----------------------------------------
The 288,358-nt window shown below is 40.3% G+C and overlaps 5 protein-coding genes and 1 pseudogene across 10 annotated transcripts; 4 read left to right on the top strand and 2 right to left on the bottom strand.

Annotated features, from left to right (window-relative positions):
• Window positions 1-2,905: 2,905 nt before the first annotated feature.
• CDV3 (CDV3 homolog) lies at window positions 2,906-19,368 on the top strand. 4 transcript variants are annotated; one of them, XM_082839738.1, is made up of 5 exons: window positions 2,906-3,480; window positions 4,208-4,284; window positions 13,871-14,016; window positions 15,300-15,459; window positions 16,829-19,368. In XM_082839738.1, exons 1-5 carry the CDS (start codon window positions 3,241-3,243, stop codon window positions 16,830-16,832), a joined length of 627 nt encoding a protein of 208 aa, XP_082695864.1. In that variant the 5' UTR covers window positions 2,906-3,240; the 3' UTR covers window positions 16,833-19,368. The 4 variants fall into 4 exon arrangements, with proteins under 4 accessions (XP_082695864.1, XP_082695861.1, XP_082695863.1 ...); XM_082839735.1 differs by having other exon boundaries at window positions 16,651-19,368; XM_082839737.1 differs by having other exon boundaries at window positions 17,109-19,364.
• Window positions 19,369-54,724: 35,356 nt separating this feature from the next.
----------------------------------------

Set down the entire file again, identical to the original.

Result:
The 288,358-nt window shown below is 40.3% G+C and overlaps 5 protein-coding genes and 1 pseudogene across 10 annotated transcripts; 4 read left to right on the top strand and 2 right to left on the bottom strand.

Annotated features, from left to right (window-relative positions):
• Window positions 1-2,905: 2,905 nt before the first annotated feature.
• CDV3 (CDV3 homolog) lies at window positions 2,906-19,368 on the top strand. 4 transcript variants are annotated; one of them, XM_082839738.1, is made up of 5 exons: window positions 2,906-3,480; window positions 4,208-4,284; window positions 13,871-14,016; window positions 15,300-15,459; window positions 16,829-19,368. In XM_082839738.1, exons 1-5 carry the CDS (start codon window positions 3,241-3,243, stop codon window positions 16,830-16,832), a joined length of 627 nt encoding a protein of 208 aa, XP_082695864.1. In that variant the 5' UTR covers window positions 2,906-3,240; the 3' UTR covers window positions 16,833-19,368. The 4 variants fall into 4 exon arrangements, with proteins under 4 accessions (XP_082695864.1, XP_082695861.1, XP_082695863.1 ...); XM_082839735.1 differs by having other exon boundaries at window positions 16,651-19,368; XM_082839737.1 differs by having other exon boundaries at window positions 17,109-19,364.
• Window positions 19,369-54,724: 35,356 nt separating this feature from the next.